L.A. Thrashes Harder Than Ever Before: Sacred Reich and Vio-Lence at the Regent
Too quickly, this show sold out and had every metalhead that was too late for the party wishing they didn’t drink the night before so they could wake up in time to spend their hard earned money on a ticket to see two thrash legends on one stage. It was a stacked bill. Sacred Reich doesn’t come around too often and Excel puts on a great enough show that they should always be selling out any venue. Sworn Enemy isn’t a band we get to see often in Los Angeles and Yidhra, though hometown underground doom heroes are staples at Church of the 8th Day shows they’re a pleasure for any riff-lover to see. All these great bands weren’t the real reasons this mother sold out though. Bay area thrash legends, Vio-Lence had just reunited and this was their first and only Los Angeles show in over a decade.
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This was basically a touring festival the likes of Show Your Scars or Strike Fest and like everyone else in attendance, I expected more stage dives and mosh madness than your average metal gig. This was going to be one for the thrash history books. Bodies flying everywhere without pause. There was a certain poetry to all the violence, it was a very bloody way to show our affection.
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Yidhra began the night with that solid doom molasses that comes pouring out those guitars. It’s funny, before I ever learned Yidhra was a Lovecraft reference, I could feel Lovecraft in the music. The way the riffs moved were like a hulking tentacled behemoth stomping through a city-scape. In other words, this band crushes.
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The most unlikely band to join the bill based on their sound was New York hardcore band Sworn Enemy. Thrash appeals to punk kids but that doesn’t necessarily mean hardcore appeals to thrashers. The difference in the very way both tribes mosh speaks volumes. Many people I know got into metal to get away from the kind of people that swing fists and kicks in mosh pits. All that said, I think the audience reacted well to Sworn Enemy, the night was still too early for people to go hard quite yet but these guys definitely showed us they were real, tough, and raw. They finished us off with a cover of Biohazard’s “Punishment”, a band that had mentored Sworn Enemy during their careers. That opening riff will always slay, no matter to who, where, or when it’s played.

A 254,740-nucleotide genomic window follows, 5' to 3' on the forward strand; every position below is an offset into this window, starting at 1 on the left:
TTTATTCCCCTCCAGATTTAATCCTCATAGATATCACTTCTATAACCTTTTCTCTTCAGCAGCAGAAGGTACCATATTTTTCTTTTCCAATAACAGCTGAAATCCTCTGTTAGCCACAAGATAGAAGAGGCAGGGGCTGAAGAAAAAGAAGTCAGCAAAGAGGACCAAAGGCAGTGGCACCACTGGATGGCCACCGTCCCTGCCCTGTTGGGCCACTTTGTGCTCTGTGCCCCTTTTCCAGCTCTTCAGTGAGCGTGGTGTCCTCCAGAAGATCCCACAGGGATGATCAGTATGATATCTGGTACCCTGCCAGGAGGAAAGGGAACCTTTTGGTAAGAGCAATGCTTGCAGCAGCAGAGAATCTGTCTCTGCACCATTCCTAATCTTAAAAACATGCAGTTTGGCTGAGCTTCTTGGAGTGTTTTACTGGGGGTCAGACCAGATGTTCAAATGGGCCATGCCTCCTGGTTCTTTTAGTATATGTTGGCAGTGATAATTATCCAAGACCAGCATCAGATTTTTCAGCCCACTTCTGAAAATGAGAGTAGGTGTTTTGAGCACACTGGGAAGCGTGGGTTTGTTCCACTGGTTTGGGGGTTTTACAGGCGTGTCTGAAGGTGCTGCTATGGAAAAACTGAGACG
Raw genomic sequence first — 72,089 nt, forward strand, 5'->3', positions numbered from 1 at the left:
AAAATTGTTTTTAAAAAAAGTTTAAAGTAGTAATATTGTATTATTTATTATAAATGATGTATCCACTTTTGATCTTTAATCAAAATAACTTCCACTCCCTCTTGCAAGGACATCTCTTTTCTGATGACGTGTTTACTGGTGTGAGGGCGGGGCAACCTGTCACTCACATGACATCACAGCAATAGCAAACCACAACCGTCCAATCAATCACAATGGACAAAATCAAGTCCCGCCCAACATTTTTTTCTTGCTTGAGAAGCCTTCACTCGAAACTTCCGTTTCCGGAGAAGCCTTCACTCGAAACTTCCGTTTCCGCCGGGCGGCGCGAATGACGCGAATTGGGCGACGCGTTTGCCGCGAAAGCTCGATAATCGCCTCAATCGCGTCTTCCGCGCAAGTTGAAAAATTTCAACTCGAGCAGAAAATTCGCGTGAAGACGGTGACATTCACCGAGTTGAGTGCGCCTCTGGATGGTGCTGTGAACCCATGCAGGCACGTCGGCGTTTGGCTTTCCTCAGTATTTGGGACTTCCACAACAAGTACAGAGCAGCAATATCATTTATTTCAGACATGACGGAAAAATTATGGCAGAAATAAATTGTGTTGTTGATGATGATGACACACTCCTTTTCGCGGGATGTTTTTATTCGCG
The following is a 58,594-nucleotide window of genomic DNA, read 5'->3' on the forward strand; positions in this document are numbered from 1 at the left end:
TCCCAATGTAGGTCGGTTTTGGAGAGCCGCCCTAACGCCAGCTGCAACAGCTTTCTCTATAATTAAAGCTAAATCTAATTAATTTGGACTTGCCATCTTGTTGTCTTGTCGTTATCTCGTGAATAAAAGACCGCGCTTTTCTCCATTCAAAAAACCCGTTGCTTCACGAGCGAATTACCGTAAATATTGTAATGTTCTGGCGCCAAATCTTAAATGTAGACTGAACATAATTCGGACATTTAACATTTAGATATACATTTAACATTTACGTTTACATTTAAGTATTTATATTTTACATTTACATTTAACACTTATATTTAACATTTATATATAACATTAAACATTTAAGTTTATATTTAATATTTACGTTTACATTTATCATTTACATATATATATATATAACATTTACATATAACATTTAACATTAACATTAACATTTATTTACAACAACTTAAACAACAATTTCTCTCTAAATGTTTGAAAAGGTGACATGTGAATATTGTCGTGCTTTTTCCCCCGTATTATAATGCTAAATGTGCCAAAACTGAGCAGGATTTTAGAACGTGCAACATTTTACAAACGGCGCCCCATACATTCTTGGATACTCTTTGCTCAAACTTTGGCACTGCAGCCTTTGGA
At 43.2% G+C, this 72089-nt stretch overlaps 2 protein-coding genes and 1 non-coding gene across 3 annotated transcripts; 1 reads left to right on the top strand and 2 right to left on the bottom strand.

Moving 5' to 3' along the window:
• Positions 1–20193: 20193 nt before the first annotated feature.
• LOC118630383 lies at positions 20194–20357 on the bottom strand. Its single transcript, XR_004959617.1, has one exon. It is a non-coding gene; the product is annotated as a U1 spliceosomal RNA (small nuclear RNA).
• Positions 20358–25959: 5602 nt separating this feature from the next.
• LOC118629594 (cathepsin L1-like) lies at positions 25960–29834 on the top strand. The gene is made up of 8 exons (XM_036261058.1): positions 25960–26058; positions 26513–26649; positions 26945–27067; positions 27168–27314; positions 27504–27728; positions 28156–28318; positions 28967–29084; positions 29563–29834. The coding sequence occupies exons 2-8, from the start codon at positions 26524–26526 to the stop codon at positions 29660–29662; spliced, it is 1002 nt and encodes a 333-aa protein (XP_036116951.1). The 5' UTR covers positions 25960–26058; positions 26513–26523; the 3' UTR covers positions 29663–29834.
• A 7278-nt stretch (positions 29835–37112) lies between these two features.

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It’s actually funny to me how predictable it is that if a concert is feeling weak or sleepy, all it will take is Excel to get the madness started and steal the show. Just like at Show Your Scars fest, Excel got everyone to wake up and go crazy, making Los Angeles proud. We all made the stage our stomping ground to dive and dance and sing the lyrics to these thrash-core, skate-thrash classics. These guys need to be headline more often, Los Angeles would show up for them.
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I doubt I’ll see a display of audience passion and insanity comparable to what I witnessed and felt during Vio-lence‘s set in a very long time. This was a mosh pit that had been brewing for the ten years the band was away. People were stage diving and moshing in a way that transformed the Regent a legitimate dog fight. At one point, a metalhead got on stage and got his long hair caught on a guitar, forcing the music to momentarily stop. Vio-lence’s 1988 album Eternal Nightmare cemented them as one of the fastest, most brutal Bay area thrash bands. They became a staple of the second wave of thrash along with this night’s headliner’s Sacred Reich. This set was more intense than even Sacred Reich’s though, in fact people exhausted themselves so early that some didn’t even stay till the concert’s end. If you were up close, sure, you got hurt but more importantly you got to be near true thrash metal godliness.
Phoenix, Arizona’s own thrash metal legends, Sacred Reich closed out the night and although their performance wasn’t quite as chaotic as Vio-lence’s, they certainly had some of the best songs and songwriting in all of thrash metal. As veterans of the scene they had powerful words to share about sticking together, having each other’s back and having a positive outlook on life. These are things you rarely hear from metal bands but at this show Sacred Reich’s messages felt important and necessary.
Words by: Rob Shepyer
Photos by: Dillon Vaughn